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My Life, My Way

By Cliff Richard
February 2009 | Review by David Magowan


Sir Cliff Richard OBE is the biggest-selling artist of all time, selling over 250 million records around the world since he burst onto the music scene in 1958. But how has he kept his appeal all these years? In a world fueled by drink, sex and drugs, he is perennially attractive without any of those things that keep other singers' profiles high. Now, working with the highly acclaimed biographer and journalist, Penny Junor, Cliff talks freely and frankly about what it is like to be Cliff.

  • Publisher: Headline Review
  • ISBN: 978-0755315895
  • Pages: 416
  • Price: £9.37
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Book Review

In the preface to this autobiography, released to celebrate 50 years in show business, Sir Cliff Richard says that if you want to know what he really feels about things, this is the book to read.

From humble beginnings — with his family living in a rented room on their return from India in 1948 — Cliff Richard rose to fame and fortune, now spending most of his time in his homes in Barbados and Portugal.

Cliff is widely known as a Christian and has been actively involved with Tearfund since its beginning in 1968. He describes Christianity as that which sustains him and makes his life worth living.

He identifies the death of his father in 1961 as the catalyst for his conversion. Influenced initially by Jehovah’s Witnesses, it was in 1964 that he came into regular contact with evangelical Christians. He recalls lying on his bed one night and praying, asking Jesus to come into his life. The emptiness and dissatisfaction, which had plagued him despite his success, was gone. He now had new priorities and new purpose.

18 months later, in June 1966, Cliff appeared on the platform with Billy Graham at Earls Court and made public his Christian profession.

However, his views have changed over the time since. Cliff maintains his beliefs are unaltered, but admits he is no longer rigid in his attitudes. He no longer attends church regularly, nor does he read his Bible or pray as much as before.

He accuses the church of being too judgemental and believes Christians should not judge — we should leave that to God.  In regard to homosexuality, for example, he argues it has been legal now for over 30 years, and what really counts is commitment. He speaks approvingly of same-sex marriages, where there is long-term commitment, and believes the church needs to change with the times to remain relevant. In the book, there is no engagement with Scripture on the issue.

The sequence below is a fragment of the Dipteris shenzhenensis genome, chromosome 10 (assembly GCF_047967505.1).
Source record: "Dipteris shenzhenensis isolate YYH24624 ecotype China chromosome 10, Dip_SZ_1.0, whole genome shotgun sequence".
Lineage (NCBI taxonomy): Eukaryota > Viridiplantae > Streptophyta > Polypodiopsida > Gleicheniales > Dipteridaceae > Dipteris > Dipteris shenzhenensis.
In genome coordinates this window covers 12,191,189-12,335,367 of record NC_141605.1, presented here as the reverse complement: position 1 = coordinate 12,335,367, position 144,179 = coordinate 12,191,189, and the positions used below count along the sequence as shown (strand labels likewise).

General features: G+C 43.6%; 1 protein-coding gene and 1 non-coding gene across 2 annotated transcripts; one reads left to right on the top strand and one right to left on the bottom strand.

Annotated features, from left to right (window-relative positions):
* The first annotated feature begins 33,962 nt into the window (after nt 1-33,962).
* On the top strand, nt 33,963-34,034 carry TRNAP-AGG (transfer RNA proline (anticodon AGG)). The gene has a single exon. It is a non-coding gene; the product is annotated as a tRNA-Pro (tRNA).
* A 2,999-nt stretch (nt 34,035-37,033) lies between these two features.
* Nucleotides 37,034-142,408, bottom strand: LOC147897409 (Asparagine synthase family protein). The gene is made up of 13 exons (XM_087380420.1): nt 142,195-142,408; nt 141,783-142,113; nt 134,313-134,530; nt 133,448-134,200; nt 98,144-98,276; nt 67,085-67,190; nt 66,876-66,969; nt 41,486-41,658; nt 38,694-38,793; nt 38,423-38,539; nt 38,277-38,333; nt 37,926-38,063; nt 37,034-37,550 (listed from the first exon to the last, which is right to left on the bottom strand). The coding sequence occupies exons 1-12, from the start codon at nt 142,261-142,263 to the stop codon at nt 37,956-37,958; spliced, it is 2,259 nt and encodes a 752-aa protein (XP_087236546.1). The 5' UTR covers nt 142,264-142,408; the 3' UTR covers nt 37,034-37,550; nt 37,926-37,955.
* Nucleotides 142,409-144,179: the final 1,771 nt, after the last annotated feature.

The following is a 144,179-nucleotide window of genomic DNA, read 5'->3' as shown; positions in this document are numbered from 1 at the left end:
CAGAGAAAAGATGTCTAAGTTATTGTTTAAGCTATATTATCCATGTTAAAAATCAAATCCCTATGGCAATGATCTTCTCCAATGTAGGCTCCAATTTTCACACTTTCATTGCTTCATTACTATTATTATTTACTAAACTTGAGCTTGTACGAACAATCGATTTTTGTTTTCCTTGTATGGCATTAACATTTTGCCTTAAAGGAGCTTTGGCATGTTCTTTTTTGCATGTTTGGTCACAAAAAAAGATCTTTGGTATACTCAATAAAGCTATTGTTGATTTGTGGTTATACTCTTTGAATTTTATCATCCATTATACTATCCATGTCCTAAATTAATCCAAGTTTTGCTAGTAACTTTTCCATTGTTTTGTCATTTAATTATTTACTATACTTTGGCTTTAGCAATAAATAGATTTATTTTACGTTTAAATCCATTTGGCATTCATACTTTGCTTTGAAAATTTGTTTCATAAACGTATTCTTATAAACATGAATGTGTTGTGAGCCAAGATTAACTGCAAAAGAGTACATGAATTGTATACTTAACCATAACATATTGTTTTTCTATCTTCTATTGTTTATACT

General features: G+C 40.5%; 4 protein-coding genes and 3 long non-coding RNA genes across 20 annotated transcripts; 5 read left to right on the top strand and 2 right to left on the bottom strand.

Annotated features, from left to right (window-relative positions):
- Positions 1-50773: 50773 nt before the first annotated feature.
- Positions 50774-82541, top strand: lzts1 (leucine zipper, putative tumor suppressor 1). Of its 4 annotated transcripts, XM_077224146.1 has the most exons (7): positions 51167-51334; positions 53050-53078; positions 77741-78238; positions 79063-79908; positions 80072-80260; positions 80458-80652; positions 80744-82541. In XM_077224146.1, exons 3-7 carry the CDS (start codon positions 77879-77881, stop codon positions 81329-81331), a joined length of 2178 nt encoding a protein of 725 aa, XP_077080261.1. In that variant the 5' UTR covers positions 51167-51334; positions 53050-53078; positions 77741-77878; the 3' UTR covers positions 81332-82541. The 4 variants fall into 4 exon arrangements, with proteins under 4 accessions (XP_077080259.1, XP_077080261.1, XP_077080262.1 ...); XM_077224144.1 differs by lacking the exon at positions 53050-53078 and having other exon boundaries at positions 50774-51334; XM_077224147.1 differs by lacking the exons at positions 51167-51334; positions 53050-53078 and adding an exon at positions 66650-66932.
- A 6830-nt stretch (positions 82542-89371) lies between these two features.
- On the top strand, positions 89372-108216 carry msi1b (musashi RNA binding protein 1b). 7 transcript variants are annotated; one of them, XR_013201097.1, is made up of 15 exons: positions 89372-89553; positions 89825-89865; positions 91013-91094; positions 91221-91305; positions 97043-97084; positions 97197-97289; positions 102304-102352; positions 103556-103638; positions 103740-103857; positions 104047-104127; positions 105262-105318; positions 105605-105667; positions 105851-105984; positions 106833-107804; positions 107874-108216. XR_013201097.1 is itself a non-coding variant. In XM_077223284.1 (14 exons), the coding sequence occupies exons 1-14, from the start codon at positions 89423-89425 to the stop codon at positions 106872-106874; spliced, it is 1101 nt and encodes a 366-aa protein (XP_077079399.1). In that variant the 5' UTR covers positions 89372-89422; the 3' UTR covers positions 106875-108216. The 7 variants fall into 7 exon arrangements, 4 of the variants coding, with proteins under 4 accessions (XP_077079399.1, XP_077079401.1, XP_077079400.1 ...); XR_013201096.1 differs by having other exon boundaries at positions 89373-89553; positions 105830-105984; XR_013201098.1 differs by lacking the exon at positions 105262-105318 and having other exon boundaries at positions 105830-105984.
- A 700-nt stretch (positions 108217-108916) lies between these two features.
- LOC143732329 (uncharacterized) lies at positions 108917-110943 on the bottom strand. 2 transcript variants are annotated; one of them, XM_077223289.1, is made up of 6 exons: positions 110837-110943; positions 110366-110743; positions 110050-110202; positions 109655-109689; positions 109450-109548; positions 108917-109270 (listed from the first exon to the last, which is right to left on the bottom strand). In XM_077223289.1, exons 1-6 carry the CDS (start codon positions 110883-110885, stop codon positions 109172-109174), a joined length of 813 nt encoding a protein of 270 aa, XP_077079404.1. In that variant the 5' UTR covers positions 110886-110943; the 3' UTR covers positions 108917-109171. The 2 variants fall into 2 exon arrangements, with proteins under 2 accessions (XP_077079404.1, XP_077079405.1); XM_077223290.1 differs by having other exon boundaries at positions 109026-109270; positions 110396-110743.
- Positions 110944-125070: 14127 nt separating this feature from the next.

In respect of his own sexuality, Cliff would like to remain enigmatic. He says that he has been close to marriage on two occasions — Sue Barker was one of the women. He describes an ex-priest, John McElynn, who currently lives with him, as a ‘companion’. Interestingly, in discussing why he has not married, he describes how his lifestyle would be difficult for any ‘partner’ (rather than using the word ‘wife’).

Cliff Richard believes that anyone who genuinely seeks God will find the path — all he can say is that Christianity (where Jesus is the path) works for him and has worked for millions before him.

Overall, the entertainer comes across as a man who has sought to maintain a wholesome image throughout his long career, which clearly has been the result of hard work and strict physical discipline. One would have hoped he would have been as diligent in maintaining the spiritual disciplines of fellowship, prayer and Bible study.

Undoubtedly, he has moved away from earlier evangelical convictions, and seems overanxious now not to appear judgemental or rigid, particularly on issues of sexuality. Sadly, his stance on this has no biblical foundation.

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